Abstract

Abstract 3161

Purpose:

Patients with haematological disorders frequently require the insertion of medium or long-term central venous catheters (CVCs) for stem-cell transplantation, the administration of chemotherapy, or transfusions. Although peripherally inserted central catheters (PICCs) have been in use for many years, little data exist on their use in patients receiving intensive chemotherapy and blood progenitor cell transplantation.

Methods:

Evidence-based interventions were implemented in our department from November 2009 to July 2012, and include: 1.An high level nurse education program for correct practices and prevention of catheter-associated complications. was developed for PICC nursing team; 2) The use of ultrasound guide for the insertion of the tip of PICCs, thanks to a special operator training; 3) Bedside placement and confirmed PICC tip placement by chest radiography after removal of the guidewire and before the securing of the catheter; 4) Maintenance of maximum sterile barrier precautions during PICC insertion and aftercare; 5) chlorhexidine preparation, replace 10% povidone iodine for skin antisepsis; 6) adoption of PICC patient nurse archive, including the information of weekly PICC line review at our department for each patient.

Aim:

Here, we carried out a clinical prospective investigation to determine the efficacy of these interventions in reducing the rate of PICC-related complications (thrombotic events, exit site infection and other complications requiring early removal of PICCs); the studied population included hematology patients receiving intensive chemotherapy compared to allogeneic/autologous stem cell transplant recipients.

Results:

Three hundred sixty-four (364) PICCs were in place in 299 patients for a total of 41.111 PICC days ( range, 1–482 days; mean 112,94 days); 292 were inserted in patients receiving conventional chemotherapies, and 72 in patients undergoing allogeneic or autologous hematopoietic stem cell transplantation (SCT). Sixty-six (60) PICCs were inserted during severe thrombocytopenia (platelets < 50 × 10(9)/L), seventy (70) during severe neutropenia (neutrophils < 0.5 × 10(9)/L) and thirty-eight (38) during antithrombotic prophylaxis. Predominantly, patients had Lymphoma (50%). The rate of major complication was very low: 15 thrombotic complications PICC-related (4%; 0.36 per 1,000 CVC days), and 3 CRBSI (0,8%; 0.07 per 1,000 CVC days) during neutropenia. Mechanical complications occurred in 52 catheters, and were accidental dislodgement (30), catheter break (3), catheter inadequate (19); other reasons for catheter removal were completion of therapy (137), lumen occlusion (19) and death (58). Interesting, taking in account the underlying disease, lymphoma and leukemia patients have, respectively, an increased risk of developing a CRBSI and a thrombotic PICCs-complication when submitted to hematopoietic stem cell transplantation (SCT) (see table 1). However, compared with allogeneic/autologous stem cell transplant group, the intensive chemotherapy group was associated with a marginally lower incidence of CRBSI complication rate (0.6 % vs 1.0 %, 0.10 vs 0.60 per 1,000 CVC days) [odds ratio (OR) 2,042]; no relevant differences in terms of thrombotic complications between the two cohorts (4.11 % vs 4.17%), 0.29 vs 0.39 per 1,000 CVC days) [odds ratio (OR) 1.014].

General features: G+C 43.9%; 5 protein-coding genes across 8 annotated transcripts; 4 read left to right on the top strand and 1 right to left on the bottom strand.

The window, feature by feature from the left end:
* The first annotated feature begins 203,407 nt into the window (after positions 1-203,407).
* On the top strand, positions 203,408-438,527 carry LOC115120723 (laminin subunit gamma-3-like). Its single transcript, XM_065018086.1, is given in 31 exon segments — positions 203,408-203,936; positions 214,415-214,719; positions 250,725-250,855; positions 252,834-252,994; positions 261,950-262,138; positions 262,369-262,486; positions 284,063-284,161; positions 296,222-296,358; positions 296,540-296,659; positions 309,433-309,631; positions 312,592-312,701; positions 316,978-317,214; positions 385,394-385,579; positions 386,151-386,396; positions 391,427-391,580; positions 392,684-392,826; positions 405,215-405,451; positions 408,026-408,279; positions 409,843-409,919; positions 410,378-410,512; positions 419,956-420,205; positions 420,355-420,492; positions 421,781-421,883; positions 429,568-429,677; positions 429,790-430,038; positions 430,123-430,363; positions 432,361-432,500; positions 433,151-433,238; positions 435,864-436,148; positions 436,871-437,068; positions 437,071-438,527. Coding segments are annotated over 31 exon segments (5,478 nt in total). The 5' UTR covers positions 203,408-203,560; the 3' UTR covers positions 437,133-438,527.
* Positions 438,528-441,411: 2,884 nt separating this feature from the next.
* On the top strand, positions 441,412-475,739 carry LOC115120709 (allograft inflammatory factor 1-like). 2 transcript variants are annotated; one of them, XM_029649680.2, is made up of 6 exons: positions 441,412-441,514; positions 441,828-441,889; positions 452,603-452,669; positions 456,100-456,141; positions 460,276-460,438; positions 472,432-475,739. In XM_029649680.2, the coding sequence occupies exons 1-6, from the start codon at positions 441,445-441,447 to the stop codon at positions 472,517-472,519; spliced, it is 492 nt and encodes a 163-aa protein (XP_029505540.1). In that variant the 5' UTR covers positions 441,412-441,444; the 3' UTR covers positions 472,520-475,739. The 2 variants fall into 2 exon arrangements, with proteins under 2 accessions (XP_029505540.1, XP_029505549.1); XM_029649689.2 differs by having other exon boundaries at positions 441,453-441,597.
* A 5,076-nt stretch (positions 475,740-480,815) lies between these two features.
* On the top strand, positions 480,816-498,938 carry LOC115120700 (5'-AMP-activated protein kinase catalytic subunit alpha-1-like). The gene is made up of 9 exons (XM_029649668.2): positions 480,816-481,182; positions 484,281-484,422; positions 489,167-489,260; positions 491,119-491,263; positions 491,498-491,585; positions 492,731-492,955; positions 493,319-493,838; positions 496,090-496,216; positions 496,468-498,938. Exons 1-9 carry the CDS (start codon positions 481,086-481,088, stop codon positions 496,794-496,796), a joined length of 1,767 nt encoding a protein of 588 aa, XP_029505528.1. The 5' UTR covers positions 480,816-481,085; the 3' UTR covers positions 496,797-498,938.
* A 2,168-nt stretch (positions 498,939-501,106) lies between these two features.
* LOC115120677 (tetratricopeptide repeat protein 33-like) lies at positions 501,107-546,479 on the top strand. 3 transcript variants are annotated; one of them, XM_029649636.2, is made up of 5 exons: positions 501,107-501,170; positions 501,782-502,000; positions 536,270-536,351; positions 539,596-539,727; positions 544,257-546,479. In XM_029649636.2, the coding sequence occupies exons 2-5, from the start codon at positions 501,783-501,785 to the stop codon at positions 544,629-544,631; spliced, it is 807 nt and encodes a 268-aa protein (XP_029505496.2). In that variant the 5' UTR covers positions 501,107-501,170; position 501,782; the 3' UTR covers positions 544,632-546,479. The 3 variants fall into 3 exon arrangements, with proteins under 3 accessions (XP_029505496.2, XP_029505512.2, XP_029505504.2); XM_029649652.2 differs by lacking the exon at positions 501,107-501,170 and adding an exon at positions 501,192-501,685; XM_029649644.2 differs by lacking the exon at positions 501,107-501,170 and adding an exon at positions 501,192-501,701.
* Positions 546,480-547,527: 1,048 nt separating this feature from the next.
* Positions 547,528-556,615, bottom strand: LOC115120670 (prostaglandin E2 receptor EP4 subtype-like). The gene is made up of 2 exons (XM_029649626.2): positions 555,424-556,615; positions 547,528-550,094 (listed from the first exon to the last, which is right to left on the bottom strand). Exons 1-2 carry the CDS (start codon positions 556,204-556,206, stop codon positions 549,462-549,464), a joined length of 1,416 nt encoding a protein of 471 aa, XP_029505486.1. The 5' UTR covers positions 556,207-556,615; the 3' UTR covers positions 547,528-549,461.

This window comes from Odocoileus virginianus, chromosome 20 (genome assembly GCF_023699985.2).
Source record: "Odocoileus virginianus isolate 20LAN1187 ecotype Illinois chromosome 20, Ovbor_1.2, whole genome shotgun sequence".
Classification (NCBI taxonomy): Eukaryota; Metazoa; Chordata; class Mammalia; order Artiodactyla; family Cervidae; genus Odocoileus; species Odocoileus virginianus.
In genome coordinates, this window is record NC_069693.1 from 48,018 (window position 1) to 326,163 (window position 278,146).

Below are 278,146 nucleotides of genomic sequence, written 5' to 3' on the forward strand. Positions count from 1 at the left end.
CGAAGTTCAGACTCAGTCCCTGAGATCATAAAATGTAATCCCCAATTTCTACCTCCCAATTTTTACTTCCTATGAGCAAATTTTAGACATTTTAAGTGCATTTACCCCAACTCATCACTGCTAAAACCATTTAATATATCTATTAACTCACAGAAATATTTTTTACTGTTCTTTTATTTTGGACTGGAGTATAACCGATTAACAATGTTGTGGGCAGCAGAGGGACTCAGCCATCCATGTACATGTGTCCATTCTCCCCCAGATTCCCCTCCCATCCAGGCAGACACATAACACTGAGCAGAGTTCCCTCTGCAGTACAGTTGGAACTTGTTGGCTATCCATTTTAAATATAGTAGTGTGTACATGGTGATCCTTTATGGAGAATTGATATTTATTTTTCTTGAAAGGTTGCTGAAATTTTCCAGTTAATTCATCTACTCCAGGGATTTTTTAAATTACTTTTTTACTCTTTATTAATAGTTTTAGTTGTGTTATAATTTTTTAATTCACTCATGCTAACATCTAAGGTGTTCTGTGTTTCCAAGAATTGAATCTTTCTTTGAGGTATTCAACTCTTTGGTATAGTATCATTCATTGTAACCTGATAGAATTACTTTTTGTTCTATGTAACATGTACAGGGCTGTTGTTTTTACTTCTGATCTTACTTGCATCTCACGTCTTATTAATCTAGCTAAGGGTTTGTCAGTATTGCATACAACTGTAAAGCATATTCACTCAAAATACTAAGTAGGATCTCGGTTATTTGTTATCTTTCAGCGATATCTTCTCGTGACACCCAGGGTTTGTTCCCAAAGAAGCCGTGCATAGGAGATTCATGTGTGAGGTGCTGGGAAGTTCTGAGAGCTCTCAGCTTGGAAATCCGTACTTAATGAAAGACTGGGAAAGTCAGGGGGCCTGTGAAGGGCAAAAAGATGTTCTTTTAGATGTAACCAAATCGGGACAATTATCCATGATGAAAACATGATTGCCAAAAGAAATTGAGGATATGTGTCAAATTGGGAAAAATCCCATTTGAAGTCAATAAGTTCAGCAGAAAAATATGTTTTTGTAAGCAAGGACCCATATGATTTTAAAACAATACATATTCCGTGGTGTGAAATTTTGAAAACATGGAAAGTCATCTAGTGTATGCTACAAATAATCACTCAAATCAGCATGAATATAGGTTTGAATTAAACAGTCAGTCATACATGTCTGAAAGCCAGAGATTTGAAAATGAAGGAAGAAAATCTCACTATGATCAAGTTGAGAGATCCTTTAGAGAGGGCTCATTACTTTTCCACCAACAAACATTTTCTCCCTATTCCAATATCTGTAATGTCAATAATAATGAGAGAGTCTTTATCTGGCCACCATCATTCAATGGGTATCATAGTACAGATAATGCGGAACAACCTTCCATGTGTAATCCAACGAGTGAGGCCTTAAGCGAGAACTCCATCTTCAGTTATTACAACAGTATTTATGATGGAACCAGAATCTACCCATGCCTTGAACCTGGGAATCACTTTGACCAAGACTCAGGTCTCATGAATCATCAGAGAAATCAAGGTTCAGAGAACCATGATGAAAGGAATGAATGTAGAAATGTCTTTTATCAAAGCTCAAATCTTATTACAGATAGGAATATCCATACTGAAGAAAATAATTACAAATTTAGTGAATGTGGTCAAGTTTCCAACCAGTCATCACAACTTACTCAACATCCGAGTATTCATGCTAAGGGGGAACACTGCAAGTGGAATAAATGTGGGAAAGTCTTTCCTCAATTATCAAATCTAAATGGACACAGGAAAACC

Conclusions:

Our findings suggest, therefore, PICC devices are a viable and safe option for management of the haematology patients receiving intensive chemotherapy and even in patients particularly prone to infective and thrombotic complications such as patients receiving blood stem cell transplantation.

Table 1.

Outcomes according to underlying disease and relative adhibition

DiagnosisChemotherapyASCTStatisticsOdds Ratio
% Definite CRBSI% Thrombosis% Definite CRBSI% ThrombosisDefinite CRBSI (%)Definite CRBSI per 1000 PICC daysTrombosis (%)Trombosis per 1000 PICC daysRange (days)Means (days)OR CRBSIOR Thrombosis
Lymphoma (n. 182) 0.69 4.16 2.63 2.63 1.10 0.10 3.85 0.34 4–336 146.3 3.86 0.62 
Acute Leukemia (n 120)) 0.95 4.76 13.33 0.83 0.07 5.83 0.46 99–432 213.8 3.07 
Others (n. 62) 2.32 0.00 1.61 0.19 6-287 79.2 
Overall 0.68 4.11 1.39 4.17 0.82 0.07 4.12 0.36 0–482 112.94 2.042 1.014 
DiagnosisChemotherapyASCTStatisticsOdds Ratio
% Definite CRBSI% Thrombosis% Definite CRBSI% ThrombosisDefinite CRBSI (%)Definite CRBSI per 1000 PICC daysTrombosis (%)Trombosis per 1000 PICC daysRange (days)Means (days)OR CRBSIOR Thrombosis
Lymphoma (n. 182) 0.69 4.16 2.63 2.63 1.10 0.10 3.85 0.34 4–336 146.3 3.86 0.62 
Acute Leukemia (n 120)) 0.95 4.76 13.33 0.83 0.07 5.83 0.46 99–432 213.8 3.07 
Others (n. 62) 2.32 0.00 1.61 0.19 6-287 79.2 
Overall 0.68 4.11 1.39 4.17 0.82 0.07 4.12 0.36 0–482 112.94 2.042 1.014 

CRBSI catheter-related bloodstream infection. PICC peripherally inserted CVC. ASCT allogeneic/autologous stem cell transplant

Disclosures:

No relevant conflicts of interest to declare.

Author notes

*

Asterisk with author names denotes non-ASH members.